While you as a Notary are responsible for following your state’s laws, it’s also important that you take steps to protect yourself against liability risks that often aren't detailed in the law. Take our quiz to find our whether your day-to-day practices help keep you protected.
1.When not in use, your Notary seal should be:
A. Stored in a locked, secured area under the Notary’s control
B. Entrusted to the Notary’s employer or supervisor
C. Given to another Notary to safeguard
D. Kept in an open area where it can be reached easily
Answer: A. Only the Notary should have control of the seal, and it should be secured in a locked area when not in use. Giving access to a seal to any other person — including an employer or other Notary —invites the risk of the seal being misused by someone else and the Notary being blamed or held liable as a result.
2. Keeping records of your notarial acts in your journal:
A. Is an invasion of the signer’s privacy
B. Should not be done unless your state requires it
C. Can help protect you from lawsuits, even if not mandatory
D. Isn’t needed unless you notarize loan documents
Answer: C. Even if not required by your state’s laws, keeping a journal record of each notarial act performed can prevent a lawsuit or help protect you in the event you are sued. A journal entry provides evidence about whether a Notary used reasonable care and proper procedures when notarizing a document, which can be invaluable in getting a groundless lawsuit dismissed. Also, if a Notary’s seal and personal information are copied or misused by someone else to perpetrate fraud, journal records can be used to show the Notary did not participate in a dishonest act.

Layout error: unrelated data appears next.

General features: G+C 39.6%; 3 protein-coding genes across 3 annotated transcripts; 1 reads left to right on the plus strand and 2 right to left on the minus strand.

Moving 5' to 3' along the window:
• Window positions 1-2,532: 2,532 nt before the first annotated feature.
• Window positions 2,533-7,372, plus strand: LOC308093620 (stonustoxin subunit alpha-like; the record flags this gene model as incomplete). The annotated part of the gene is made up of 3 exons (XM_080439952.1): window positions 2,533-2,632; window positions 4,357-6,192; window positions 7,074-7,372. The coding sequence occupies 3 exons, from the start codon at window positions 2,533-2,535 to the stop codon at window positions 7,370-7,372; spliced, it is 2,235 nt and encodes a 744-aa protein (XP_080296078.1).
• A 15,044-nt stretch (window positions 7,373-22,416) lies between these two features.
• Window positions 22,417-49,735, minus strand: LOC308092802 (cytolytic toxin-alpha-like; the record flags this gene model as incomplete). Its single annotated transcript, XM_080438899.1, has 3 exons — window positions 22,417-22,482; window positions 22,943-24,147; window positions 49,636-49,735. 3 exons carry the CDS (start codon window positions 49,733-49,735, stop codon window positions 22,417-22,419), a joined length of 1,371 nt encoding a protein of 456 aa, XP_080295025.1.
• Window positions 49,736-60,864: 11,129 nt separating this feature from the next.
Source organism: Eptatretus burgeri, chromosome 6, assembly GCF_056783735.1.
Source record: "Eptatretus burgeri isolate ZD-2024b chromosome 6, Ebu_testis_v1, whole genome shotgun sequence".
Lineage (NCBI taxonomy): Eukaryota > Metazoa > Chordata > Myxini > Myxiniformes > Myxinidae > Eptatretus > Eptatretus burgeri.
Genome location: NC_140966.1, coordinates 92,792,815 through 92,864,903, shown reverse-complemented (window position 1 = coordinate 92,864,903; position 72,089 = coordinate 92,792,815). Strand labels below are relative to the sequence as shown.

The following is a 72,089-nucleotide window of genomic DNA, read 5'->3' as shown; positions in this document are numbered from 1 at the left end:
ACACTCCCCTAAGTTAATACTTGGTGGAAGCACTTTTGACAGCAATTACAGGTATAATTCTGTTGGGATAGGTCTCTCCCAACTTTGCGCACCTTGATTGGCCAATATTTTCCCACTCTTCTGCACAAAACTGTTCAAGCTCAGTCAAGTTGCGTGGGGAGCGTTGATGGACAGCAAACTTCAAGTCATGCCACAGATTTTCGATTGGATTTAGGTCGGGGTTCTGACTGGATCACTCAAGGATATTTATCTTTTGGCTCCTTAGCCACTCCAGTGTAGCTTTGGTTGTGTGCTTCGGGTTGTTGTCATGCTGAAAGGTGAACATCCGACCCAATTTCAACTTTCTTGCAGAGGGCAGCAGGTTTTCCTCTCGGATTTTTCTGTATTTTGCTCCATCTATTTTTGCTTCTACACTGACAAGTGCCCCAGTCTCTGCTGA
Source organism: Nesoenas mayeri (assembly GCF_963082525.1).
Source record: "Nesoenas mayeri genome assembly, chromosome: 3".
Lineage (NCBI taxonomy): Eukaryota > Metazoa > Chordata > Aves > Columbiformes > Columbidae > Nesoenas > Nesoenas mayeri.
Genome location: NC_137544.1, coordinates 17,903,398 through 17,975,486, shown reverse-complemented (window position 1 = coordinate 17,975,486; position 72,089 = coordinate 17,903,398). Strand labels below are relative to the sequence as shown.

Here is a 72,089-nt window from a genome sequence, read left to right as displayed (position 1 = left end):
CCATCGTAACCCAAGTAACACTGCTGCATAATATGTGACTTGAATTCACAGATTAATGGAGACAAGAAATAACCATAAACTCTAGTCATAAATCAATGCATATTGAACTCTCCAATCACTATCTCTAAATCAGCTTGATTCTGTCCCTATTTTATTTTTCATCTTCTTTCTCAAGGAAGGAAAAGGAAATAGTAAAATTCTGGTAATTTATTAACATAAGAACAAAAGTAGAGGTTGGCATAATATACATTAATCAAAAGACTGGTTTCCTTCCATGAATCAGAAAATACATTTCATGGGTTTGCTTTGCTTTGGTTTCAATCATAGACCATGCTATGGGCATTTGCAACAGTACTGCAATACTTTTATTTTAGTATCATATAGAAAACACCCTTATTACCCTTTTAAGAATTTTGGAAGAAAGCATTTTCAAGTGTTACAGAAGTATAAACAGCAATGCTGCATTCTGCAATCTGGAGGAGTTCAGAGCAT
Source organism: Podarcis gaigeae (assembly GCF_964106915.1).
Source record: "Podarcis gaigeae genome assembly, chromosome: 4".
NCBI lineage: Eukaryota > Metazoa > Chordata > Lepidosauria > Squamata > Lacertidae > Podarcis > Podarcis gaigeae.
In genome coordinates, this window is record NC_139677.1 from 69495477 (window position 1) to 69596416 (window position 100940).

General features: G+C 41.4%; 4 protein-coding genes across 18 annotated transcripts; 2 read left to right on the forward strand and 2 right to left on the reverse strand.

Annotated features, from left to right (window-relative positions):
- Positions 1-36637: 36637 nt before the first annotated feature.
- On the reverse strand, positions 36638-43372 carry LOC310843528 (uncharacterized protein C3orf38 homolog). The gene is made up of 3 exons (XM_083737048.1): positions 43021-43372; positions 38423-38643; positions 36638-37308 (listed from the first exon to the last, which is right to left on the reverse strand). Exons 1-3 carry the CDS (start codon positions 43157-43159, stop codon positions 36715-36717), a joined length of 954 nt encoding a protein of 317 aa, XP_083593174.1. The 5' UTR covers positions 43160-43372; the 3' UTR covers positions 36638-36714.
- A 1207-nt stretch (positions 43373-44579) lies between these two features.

3. Requesting a signer to leave a thumbprint in your journal entry to prove personal appearance:
A. Is required by law in some states
B. Clearly identifies who appeared before you if the notarization is questioned
C. Can deter document fraud
D. All of the above
Answer: D. California and Illinois both have thumbprint requirements for notarizing certain documents in their notarial laws. Even when not required by law, a signer’s thumbprint in a journal entry can indisputably identify the person who appeared before you during a notarization. Asking for a thumbprint can deter dishonest persons from attempting to pose as someone else in the presence of the Notary, since criminals know fingerprints are regarded by law enforcement as absolute proof of identity.
4. I shouldn’t ask for ID from a signer I don’t know if my boss tells me not to.
ANSWER: False. You should always be sure to positively identify a signer according to your state’s laws. An employer does not have the right to ask you to ignore state Notary laws or basic notarial practices such as identifying a signer. Failure to identify a signer could result in you having your commission revoked and both you and your boss could be subject to civil or criminal penalties if a fraud results.
5. An incomplete document should not be notarized.
ANSWER: True. If a document contains blank spaces in the main body it should not be notarized. Notarizing an incomplete document runs the risk of the document being completed with false information once it is notarized and outside the Notary’s control. To protect themselves from potential liability and disciplinary action, Notaries should never notarize a blank or incomplete document.